A Field Guide to the Common Trees and Shrubs of Sri Lanka Mark S. Ashton, Savitri Gunatilleke, Neela de Zoysa, M.D. Dassanayake, Nimal Gunatilleke and Siril Wijesundera
WHTTublications (Pvt.) Limited 1997
To all our teachers for inspiring us to appreciate and enjoy nature
A Field Guide to the Common Trees and Shrubs of Sri Lanka (including an introduction to the flora, plant uses, and index). Ashton, Mark S.; Gunatilleke, Savitri; de Zoysa, Neela; Dassanayake, M.D.; Gunatilleke, Nimal and Wijesundera, Siril. Published by WHT Publication (Pvt.) Ltd for the Wildlife Heritage Trust of Sri Lanka, 95 Cotta Road, Colombo 8, Sri Lanka. © 1997—Mark S. Ashton, Savitri Gunatilleke, Neela de Zoysa, Nimal Gunatilleke, M.D. Dassanayake. All rights reserved. No part of this publication may be reproduced, stored in a retrieval system, or transmitted, in any form or by any means, without the prior permission in writing of the publisher. Within Sri Lanka exceptions are allowed in respect of fair dealing for the purpose of research or private study, or criticism or review as permitted under the Code of Intellectual Property Act (1980). Inquiries concerning reproduction outside these terms and in other countries should be addressed to the Managing Trustee, Wildlife Heritage Trust of Sri Lanka, 95 Cotta Road, Colombo 8, Sri Lanka.
Printed in Sri Lanka by Gunaratne Offset Limited. Typesetting and colour-separation by Iris Colour Graphics Limited, Colombo, Sri Lanka.
Contents Preface Acknowledgements
PART I: Introduction to the Flora Geography Landform Climate Geology Soils Vegetation types Trends in land use
1 2 4 6 7 9 12
PART II: The field guide An explanation of species and family descriptions Glossary Key to identification of tree families Descriptions of tree ferns Descriptions of cycads and gymnosperms Descriptions of monocotyledonous angiosperms Descriptions of dicotyledonous angiosperms
19 33 43 51 53 59 75
PART III: Plant uses Uses of trees in Sri Lankan history The use of medicinal plants in Sri Lanka
PART IV: Index Index of English names Index of Sinhala names Index of Tamil names Index of Scientific names
411 413 419 423
Preface The stimulus for The Field Guide to the common trees and shrubs of Sri Lanka was the success of a similar guide for Puerto Rico compiled by one of us (MA). Begun as a modest effort in 1985, it was boosted in 1988 with grants from the WWF-US and from the Environmental Program of the MacArthur Foundation. The collective inertia made this comprehensive end-product possible. This Guide is organized into three parts. The first part is a general introduction that deals with the geography, climate, geology, soils, natural vegetation and the history of landuse on the island. This section intends placing the tree and shrub species described in context with the biological and cultural history of the island. The second part is the main body of the Guide which includes 95 families and 704 species of trees and shrubs, each with its own illustration. It is preceded by a key to identification and with an explanation on how to refer to the descriptions. All of the technical terms used are listed in a glossary. The information is organized in a form accessible to the practical user as well as the more advanced botanical reader. The third part of the book is a reference to plant uses. It includes sections on timber, medicinal, as well as food and other uses of the trees and shrubs described. This section gives an overview to the general reader of the extent of traditional and contemporary uses of plants in this country and provides more precise information to the forester. It is hoped that this book will serve a long-felt need by making available information on the fascinating plant life of Sri Lanka to a wide range of people. It is a pioneer effort, and the authors would welcome suggestions and criticisms from those who use the book. We also hope that in the coming few years we can compile a sequel to this book on the less common and rare trees and shrubs of Sri Lanka.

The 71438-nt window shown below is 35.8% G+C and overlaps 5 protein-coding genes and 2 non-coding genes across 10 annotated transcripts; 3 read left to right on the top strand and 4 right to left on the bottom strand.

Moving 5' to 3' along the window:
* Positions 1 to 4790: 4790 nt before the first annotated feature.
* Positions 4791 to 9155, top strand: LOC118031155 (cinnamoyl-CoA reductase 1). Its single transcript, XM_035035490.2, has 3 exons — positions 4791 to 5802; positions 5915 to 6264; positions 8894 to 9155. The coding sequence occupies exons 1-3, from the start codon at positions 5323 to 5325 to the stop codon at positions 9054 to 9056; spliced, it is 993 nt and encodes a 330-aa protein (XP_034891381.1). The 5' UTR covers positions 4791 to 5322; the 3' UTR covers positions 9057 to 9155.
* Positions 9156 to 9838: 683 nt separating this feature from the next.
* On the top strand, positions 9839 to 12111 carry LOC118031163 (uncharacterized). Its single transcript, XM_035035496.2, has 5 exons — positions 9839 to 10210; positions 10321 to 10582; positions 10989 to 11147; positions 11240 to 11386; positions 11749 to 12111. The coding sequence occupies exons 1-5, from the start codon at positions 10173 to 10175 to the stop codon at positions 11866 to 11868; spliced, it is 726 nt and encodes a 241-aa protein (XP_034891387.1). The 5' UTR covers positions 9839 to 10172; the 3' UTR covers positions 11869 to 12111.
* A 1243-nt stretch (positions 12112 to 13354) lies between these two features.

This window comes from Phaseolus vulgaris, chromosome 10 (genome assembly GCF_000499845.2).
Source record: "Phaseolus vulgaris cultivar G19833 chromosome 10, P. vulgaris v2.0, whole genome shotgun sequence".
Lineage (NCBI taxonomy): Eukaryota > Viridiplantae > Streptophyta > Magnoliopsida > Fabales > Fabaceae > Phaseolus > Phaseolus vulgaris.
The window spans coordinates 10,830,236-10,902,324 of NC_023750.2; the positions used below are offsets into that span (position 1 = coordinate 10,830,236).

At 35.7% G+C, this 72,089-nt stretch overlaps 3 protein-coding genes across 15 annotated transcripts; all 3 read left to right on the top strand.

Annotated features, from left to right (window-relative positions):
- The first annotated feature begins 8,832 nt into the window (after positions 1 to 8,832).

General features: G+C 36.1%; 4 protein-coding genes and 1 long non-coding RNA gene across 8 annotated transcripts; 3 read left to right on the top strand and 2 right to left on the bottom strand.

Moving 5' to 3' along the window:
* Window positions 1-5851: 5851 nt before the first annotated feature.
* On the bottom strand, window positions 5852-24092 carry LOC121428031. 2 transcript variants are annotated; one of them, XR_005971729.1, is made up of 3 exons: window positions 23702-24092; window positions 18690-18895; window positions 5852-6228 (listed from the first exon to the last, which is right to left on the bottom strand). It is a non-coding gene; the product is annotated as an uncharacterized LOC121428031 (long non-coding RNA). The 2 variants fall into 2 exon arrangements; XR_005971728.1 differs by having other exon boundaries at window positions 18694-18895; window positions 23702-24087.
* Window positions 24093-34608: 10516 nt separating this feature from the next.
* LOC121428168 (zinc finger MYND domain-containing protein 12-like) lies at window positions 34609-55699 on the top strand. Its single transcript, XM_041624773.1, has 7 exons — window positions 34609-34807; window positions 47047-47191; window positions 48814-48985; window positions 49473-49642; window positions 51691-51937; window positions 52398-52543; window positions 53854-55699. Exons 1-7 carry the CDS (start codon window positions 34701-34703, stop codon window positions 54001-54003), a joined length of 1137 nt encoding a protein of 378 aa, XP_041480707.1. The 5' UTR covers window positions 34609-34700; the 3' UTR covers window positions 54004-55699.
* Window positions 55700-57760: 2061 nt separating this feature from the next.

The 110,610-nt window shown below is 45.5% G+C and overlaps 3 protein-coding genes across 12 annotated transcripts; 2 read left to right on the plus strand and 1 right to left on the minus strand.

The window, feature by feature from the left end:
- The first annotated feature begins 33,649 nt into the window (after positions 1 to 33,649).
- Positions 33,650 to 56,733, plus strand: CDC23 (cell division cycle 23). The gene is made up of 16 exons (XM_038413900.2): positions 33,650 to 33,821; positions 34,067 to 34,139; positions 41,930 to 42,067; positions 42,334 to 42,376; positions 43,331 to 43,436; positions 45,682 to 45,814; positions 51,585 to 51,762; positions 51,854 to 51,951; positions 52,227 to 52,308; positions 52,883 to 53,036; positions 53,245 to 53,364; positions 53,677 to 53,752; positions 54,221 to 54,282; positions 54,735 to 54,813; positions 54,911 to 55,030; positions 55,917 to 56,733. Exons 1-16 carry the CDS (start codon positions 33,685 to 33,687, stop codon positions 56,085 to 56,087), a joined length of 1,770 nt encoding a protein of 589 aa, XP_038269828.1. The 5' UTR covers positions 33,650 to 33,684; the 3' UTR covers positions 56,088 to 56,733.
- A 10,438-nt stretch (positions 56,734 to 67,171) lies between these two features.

Acknowledgements This work has been carried out over a period of eleven years somewhat intermittently by the authors in their spare time. It made it no less easy that they were scattered in several different places. We would like to thank the School of Forestry and Environmental Studies/ Yale University for the use of computer printing facilities. We also thank Magdon Jayasuriya, Curator, National Herbarium/ Peradeniya and D. B. Sumithraarachchi/ Director of the Royal Botanic Gardens/ Peradeniya for use of the herbarium and the helpful co-operation of the herbarium staff. We thank K. Vivekanandan, Chief Research Officer of the Forest Department/ Sri Lanka/ for use of the Department herbarium. We appreciate the important contributions made by Nishanta Rajakaruna by supervising and co-ordinating the guide during an important period and Jayantha Samarasinghe and Sunil Gamage by collating the plant-uses section. We also thank A. M. Gunapala for collection of plant specimens, and Milton Liyanage for the maps in the introduction. We especially thank those who contributed the most to the illustrations: Malini Goonatilleke/ L. S. B. Wadigamangawa/ Chaminda Nagahapitiya/ Sumedha Madawala/ A.S.T.B. Wijetunga/ Dharshini Goonatilleke and Jagath Kodituwakku. We also recognize the many others who helped with illustrations: Ruchindra Abeytunga/ Maitri Jansz/ Indula Silva/ Shanta Jayaweera; and the numerous students of the Botany Department at Peradeniya: N. Ekanayake/ C. de Silva/ N. de Silva/ K.D. Ratnayake/ D. Welagedara (Botany Special Part HI/ 1989); Nilanthi Herath, Nilmini Kanthi/ Champa Nalinie/ -Niranjala Perera, Hasantha Priyadharshani/ Sunil Sarath Kumara, Asanga Uduwela, Malkanthi Wijepala (Botany Special Part I/ 1990); Kamani Dambawinna/ Deepthi Dissanayake/ Priyani Kulatunga/ Rohini Padmalatha/ Renuka Premaratna/ Mohamud Rizvi/ Yojitha Seneviratne/ Kushan Tennakoon/ Dayani Tilakaratne/ Thusitha Weerasekara (Botany Special Part H/ 1990); Anoma Basnayake/ D. Ekanayake/ Anoma Perera/ Udeni Pushpalatha, Geethani Rathnayake/ Deepika Somaratne, Priyanka Weerasinghe/ Hemanthi Wijeratne/ Kapila Yakandawala (Botany Special Part IH/1990). Our appreciation is also extended to Mr Rohan Pethiyagoda for the encouragement given to us during preparation of the manuscript/ to Ruwan Herath and Miss Elita Atapattu for the long hours spent and their tireless efforts in typesetting the manuscript.
Introduction to the Flora Geography Landform Climate Geology Soils Vegetation types Trends in land use
1 2 4 6 7 9 12
ince ancient times Sri Lanka has been well known for its great natural beauty. A rich and diverse flora is one of the country's important'assets. This small island of 65/500 square kilometres has over 3,500 flowering plant species native to it. Over a quarter of these species are considered unique to the country. Today Sri Lanka is considered one of the most biodiverse areas in South Asia. Recent scientific evidence indicates that many of the plant species in the southwest of the country have a Deccan-Gondwana and ancestry.